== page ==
As it turns out, I was pretty much bang-on for those proportions, and the recipe turned out amazing*!
On first taste, it hit my memory *just* right, and I was transported back to my apartment, circa my early 20s. To quick stir fry meals thrown together cheaply and easily, when I bothered to take the time. I was SO busy back then, I’d sew for 16+ hours in a day, skipping meals often. Convenience foods like these bottled sauces were go-to meals, as I had NO time to “properly” cook.
This is not high cuisine, and I have NO idea how it would fit on the American palate – us Canadians tend to have a ridiculous sweet tooth! Maybe there’s a reason it’s not available here? Who knows! For an Ex-pat Canadian, though… the nostalia that this food evokes brings it to “comfort food” levels, even as a condiment. Isn’t taste-memory a funny thing?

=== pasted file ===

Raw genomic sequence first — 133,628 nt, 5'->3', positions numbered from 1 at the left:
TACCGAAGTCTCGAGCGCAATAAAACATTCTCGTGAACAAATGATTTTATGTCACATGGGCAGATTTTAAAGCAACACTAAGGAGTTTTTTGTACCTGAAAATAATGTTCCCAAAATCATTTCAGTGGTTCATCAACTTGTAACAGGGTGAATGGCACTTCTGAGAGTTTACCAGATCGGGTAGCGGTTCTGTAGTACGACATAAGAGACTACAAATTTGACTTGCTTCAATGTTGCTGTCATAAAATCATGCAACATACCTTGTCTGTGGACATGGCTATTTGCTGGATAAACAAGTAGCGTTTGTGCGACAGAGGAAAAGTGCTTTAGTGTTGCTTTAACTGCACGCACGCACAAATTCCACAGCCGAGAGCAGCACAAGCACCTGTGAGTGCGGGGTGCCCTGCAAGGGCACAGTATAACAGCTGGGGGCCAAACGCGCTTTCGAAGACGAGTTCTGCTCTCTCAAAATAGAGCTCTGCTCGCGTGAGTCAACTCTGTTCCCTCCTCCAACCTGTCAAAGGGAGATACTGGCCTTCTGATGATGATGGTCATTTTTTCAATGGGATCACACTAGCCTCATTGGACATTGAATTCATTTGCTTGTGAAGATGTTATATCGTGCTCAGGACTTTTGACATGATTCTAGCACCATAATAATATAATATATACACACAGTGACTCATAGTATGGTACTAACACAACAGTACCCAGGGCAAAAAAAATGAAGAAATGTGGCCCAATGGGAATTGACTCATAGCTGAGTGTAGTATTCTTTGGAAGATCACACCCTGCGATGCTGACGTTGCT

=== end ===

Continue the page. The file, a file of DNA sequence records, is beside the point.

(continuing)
Now that you’ve read through all of that, let me present you with the SUPER simple recipe that resulted. This sauce is great as a stir fry sauce, or to cook meatballs or spare ribs in.. yum! For our first use of it, we simply browned some pork chops, added sliced peppers to the pan, and cooked it for a few minutes. Then we added about 3/4 cup of the sauce and let it cook a few more minutes, and served over rice. Fabulous!
Honey Garlic Cooking Sauce
1 cup sugar
2/3 cup water
1/2 cup honey
4 Tbsp molasses
1 tsp salt
1 tsp lemon juice
8-10 cloves garlic, pressed or finely minced
1 tsp corn starch
Combine sugar, 1/3 cup of water, honey, molasses salt, lemon juice, and garlic in a saucepan. Heat to a boil, stirring well to dissolve and combine ingredients. Once mixture boils, turn heat down and simmer for 5 minutes.
Whisk corn starch into remaining 1/3 cup of water, add to saucepan. Stir until well incorporated and mixture starts to thicken. Remove from heat.
At this point, you can use the sauce right away, or put it in the fridge for use within a couple of days. Strain out the garlic, or don’t – it’s up to you!
*… although, at $1-something a bottle, I suppose that bribing someone to mail me some could have been an option. Where’s the fun in that, though?